People are poor at assessing their own memory
One thing research seems to show rather consistently is that, for older adults in particular, beliefs about one's own memory performance have little to do with one's actual memory performance¹. People who believe they have a poor memory are usually no worse at remembering than those who believe they have a good memory.
One theory for why this might be, is that people may be influenced by their general beliefs about how memory changes with age. If you believe that your memory will get progressively and noticeably worse as you get older, then you will pay more attention to your memory failures, and each one will reinforce your belief that your memory is indeed (as expected) getting worse.
Memory decline can be a self-fulfilling prophecy
Research has also shown that common, everyday memory failures tend to be judged more harshly when the failure belongs to an older adult². What is laughed off in a younger adult is treated as an indication of cognitive decline in an older person.
There are ways in which cognitive function (memory, reasoning, problem-solving, etc) declines with age, but it would be fair to say that general belief over-estimates the extent of this. It is, to a large extent, a self-fulfilling prophecy. If you believe deterioration is inevitable, you are not likely to make any effort to halt it.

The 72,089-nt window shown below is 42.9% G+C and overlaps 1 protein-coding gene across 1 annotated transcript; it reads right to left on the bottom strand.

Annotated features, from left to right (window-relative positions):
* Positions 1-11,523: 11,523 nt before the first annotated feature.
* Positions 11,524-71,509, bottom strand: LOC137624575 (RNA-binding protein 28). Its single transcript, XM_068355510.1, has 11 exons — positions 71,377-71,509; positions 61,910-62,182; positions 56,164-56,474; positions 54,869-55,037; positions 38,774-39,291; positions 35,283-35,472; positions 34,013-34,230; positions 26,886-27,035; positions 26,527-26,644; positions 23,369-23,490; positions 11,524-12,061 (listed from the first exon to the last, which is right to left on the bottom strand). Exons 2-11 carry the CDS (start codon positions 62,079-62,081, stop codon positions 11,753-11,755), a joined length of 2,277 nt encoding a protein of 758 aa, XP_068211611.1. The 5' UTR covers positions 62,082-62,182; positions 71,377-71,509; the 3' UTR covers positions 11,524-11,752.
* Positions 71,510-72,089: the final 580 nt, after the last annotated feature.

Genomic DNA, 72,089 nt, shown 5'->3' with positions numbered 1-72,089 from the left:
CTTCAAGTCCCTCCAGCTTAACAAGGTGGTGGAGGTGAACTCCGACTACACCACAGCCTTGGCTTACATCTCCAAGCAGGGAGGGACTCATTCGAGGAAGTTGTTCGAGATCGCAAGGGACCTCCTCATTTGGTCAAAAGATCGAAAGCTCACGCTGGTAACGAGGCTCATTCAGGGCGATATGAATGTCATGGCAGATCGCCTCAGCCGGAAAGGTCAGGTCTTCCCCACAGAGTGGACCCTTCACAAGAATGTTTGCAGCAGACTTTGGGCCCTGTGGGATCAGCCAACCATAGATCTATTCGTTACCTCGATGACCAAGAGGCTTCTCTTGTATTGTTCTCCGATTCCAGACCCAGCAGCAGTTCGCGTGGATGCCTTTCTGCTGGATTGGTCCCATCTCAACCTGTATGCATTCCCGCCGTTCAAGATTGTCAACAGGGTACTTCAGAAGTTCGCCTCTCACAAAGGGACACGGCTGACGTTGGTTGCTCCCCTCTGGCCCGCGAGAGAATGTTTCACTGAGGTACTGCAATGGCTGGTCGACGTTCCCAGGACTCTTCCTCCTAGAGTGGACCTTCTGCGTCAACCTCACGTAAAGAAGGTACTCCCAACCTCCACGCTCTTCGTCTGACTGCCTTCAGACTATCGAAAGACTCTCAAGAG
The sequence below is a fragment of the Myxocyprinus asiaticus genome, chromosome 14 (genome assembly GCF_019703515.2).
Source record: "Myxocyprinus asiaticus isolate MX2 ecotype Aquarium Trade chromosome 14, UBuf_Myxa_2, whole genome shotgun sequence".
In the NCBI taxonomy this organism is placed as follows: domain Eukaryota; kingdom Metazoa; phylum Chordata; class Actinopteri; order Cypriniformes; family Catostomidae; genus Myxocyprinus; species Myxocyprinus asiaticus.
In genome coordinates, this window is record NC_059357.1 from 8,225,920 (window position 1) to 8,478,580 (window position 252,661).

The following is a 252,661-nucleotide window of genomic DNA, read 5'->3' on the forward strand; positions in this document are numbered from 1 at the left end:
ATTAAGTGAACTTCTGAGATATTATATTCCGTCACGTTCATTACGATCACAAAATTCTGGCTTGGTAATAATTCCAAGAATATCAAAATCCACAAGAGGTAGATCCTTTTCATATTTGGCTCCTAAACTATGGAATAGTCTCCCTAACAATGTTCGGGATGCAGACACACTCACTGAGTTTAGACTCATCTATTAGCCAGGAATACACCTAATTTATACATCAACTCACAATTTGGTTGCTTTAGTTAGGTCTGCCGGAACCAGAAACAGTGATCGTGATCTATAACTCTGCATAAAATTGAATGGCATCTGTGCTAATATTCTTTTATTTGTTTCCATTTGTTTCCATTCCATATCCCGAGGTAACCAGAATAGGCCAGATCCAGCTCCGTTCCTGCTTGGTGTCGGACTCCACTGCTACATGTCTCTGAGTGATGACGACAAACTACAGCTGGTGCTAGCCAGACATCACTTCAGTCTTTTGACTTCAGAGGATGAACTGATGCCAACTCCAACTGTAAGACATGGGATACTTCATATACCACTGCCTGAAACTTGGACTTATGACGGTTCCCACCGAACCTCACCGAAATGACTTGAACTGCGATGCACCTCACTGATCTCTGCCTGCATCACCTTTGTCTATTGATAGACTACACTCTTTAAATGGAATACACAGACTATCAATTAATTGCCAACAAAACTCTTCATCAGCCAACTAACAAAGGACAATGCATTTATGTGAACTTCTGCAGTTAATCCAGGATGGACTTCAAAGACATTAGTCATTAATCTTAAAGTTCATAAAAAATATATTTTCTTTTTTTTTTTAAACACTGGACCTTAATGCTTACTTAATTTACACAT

Memory decline is associated with physical factors
A large-scale study that tracked seniors over a ten-year period found that cognitive decline is not a normal part of aging for most elderly people: 70% of the nearly 6000 seniors in the study showed no significant decline in cognitive function over the ten-year period. These people had two factors in common: they did not carry any of the apolipoprotein E4 genes (often associated with Alzheimer's disease), and they had little or no signs of diabetes or atherosclerosis³.Other factors that have also been implicated in age-related cognitive decline are obesity, smoking, and high blood pressure. Indeed, researchers have suggested that risk factors for cardiovascular disease are also risk factors for cognitive decline: what's bad for the heart is also bad for the brain.
- Hertzog, C. & Dunlosky, J. 1996. The aging of practical memory: an overview. in Herrmann, D.J., McEvoy, C., Hertzog, C., Hertel, P. & Johnson, M.K. (eds). Basic and applied memory research: Vol. 1:Theory in context. NJ: Lawrence Erlbaum.
- Erber, J.T., Szuchman, L.T & Rothberg, S. T. 1990. Everyday memory failure: Age differences in appraisal and attribution. Psychology & Aging, 5(2), 236-241.
- Haan, M.N., Shemanski, L., Jagust, W.J., Manolio, T.A. & Kuller, L. 1999. The Role of APOE4 in Modulating Effects of Other Risk Factors for Cognitive Decline in Elderly Persons. JAMA, 282, 40-46.